Wikipedia:Arbitration/Requests/Case/World War II and the history of Jews in Poland/FAQ

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Frequently asked questions (including details about the summary page)

Target dates: Opened • Evidence phase 1 closes 09 April 2023 • Evidence phase 2: 17 April 2023 - 27 April 2023 • Analysis closes 27 April 2023 • Proposed decision to be posted by 11 May 2023

Scope: Conduct of named parties in the topic areas of World War II history of Poland and the history of the Jews in Poland, broadly construed

Case clerks: Dreamy Jazz (Talk), Firefly (Talk), MJL (Talk), ToBeFree (Talk); Drafting arbitrators: Barkeep49 (Talk), Primefac (Talk), Wugapodes (Talk)

Frequently asked questions


Why are there 2 phases of evidence and how do they each work?

The first phase is intended to be the main phase for evidence, as in a typical case. The committee expects a large amount of evidence and so has added time for arbitrators and editors to work through the evidence following the end of the first phase. The second phase will allow for editors to provide evidence in response to questions asked by Arbitrators on the Analysis page and to submit evidence whose purpose is to rebut evidence already submitted.

Can I submit evidence privately?

The expectation is that evidence will be submitted publicly. If there is evidence about a named party that is with-in the scope of the case but would out that editor, it may be submitted via email and the committee will decide whether or not to accept it as evidence.

How can I submit evidence from "Wikipedia's Intentional Distortion of the History of the Holocaust" (link)?

You may submit evidence which incorporates the work from the paper in the same way as any other evidence, by naming or linking to the paper and page number. Further analysis and context, including rebuttals for the paper's conclusions, is also permissible. Of the concerns expressed in the paper, the Arbitration Committee will only be considering the conduct allegations. Any content decisions should be made through the normal editing process, including article talk page discussion, as the Arbitration Committee does not rule on content.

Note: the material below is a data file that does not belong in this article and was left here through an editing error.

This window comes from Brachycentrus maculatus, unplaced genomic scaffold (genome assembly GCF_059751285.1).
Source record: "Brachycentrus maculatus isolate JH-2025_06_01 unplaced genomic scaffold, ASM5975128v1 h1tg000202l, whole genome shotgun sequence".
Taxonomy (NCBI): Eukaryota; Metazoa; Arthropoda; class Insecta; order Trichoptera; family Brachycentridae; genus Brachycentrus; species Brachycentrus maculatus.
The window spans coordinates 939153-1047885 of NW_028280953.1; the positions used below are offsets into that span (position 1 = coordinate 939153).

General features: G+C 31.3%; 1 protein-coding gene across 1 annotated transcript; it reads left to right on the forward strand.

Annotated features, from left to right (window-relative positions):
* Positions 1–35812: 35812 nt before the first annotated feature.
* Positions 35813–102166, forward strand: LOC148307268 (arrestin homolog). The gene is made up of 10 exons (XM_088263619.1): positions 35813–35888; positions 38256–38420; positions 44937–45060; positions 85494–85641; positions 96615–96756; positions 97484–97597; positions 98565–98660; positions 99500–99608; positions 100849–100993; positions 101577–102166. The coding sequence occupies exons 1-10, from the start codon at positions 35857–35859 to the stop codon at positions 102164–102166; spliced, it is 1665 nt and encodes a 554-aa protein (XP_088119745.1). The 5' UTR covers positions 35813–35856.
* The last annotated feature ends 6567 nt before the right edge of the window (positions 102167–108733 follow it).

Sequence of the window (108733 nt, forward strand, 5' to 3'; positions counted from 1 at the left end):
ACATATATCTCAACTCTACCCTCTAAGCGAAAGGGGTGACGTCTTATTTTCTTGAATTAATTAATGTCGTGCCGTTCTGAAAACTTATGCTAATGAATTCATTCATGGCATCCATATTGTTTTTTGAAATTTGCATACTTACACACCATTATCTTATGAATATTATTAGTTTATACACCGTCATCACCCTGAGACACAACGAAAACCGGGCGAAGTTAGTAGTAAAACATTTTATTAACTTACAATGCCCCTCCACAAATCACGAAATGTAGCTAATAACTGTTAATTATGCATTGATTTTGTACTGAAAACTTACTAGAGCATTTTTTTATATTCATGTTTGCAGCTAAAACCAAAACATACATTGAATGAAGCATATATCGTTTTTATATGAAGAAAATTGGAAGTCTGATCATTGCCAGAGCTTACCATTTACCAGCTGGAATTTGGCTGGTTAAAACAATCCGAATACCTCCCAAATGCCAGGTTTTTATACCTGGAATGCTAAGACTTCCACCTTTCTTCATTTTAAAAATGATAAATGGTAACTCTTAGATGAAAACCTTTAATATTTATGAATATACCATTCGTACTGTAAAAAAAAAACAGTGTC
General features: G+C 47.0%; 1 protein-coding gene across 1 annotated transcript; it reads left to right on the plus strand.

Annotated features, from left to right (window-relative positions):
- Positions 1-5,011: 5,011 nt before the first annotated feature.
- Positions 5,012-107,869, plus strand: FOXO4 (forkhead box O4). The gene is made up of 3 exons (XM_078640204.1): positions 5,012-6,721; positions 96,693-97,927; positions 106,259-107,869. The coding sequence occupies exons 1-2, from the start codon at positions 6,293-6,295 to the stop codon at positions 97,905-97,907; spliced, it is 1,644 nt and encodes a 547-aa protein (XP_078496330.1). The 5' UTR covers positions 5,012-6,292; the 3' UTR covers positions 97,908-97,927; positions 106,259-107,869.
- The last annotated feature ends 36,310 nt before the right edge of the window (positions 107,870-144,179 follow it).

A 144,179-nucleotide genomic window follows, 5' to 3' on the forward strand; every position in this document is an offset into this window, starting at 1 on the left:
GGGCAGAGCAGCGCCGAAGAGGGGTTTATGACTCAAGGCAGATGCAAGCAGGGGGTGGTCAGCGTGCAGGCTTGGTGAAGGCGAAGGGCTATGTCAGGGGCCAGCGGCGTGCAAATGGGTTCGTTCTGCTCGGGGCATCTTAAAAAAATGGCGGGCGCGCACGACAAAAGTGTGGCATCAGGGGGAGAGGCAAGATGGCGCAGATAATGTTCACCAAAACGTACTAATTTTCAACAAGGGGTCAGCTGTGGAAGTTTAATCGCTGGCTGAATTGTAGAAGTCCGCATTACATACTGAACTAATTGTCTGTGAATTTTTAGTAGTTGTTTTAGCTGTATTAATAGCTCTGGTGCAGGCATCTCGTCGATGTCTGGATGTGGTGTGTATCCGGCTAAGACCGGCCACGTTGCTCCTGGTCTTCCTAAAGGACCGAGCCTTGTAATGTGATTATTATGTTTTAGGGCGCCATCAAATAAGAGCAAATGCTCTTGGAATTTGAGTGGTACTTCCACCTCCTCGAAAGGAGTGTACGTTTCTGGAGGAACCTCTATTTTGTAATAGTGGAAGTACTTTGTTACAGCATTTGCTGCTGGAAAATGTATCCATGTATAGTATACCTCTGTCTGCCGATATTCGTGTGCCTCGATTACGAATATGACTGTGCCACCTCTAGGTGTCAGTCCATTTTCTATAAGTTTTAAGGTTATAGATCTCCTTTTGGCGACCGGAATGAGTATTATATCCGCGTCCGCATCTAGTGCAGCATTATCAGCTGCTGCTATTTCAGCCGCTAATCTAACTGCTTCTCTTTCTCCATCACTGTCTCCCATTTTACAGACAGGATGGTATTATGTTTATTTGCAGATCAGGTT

What is this case about? Is this case just about the paper? What about other evidence?

This case is not about the paper; the scope (as indicated on the case header) is the conduct of named parties in the topic areas of World War II history of Poland and the history of the Jews in Poland, broadly construed. The paper can be used as evidence, but other evidence about the conduct of named parties in this topic area is encouraged.

"Wikipedia's Intentional Distortion of the History of the Holocaust" includes incidents which happened many years ago. Is the committee really going to examine things that are so old?

In evaluating the evidence, the committee will place much greater weight on more recent events. However older evidence will be accepted and may be used in the proposed decision, especially when considering if issues have persisted over a long period of time.

Can I get additional words or diffs?

You may request extensions on the Evidence talk page. Note: any evidence summarized and collapsed by an arbitrator or clerk does not count against any word or diff limits.

Anything else I should think about when submitting evidence?

Interested editors are encouraged to submit evidence, even in chunks, sooner in the process rather than trying ot get a "complete" submission later. Because of the summary style this will allow for others to build on the work and ensure that you don't work on something that duplicates work that someone else does.

If I am a named party, will my conduct in the case be considered as evidence?



Why is ArbCom using a summary page?

A summary page, sometimes known as "DocumentMode", is a way to provide an executive summary of the relevant facts and information presented at the evidence phase. This allows for a more concise list of evidence without the bloat of repetition and editorialising. It also removes the necessity of indicating who provided a particular piece of evidence, which on the whole is largely irrelevant information when compared to the evidence itself. Additionally, for a contentious topic such as this one it also keeps the attention focused more on the topic itself and less on other editors.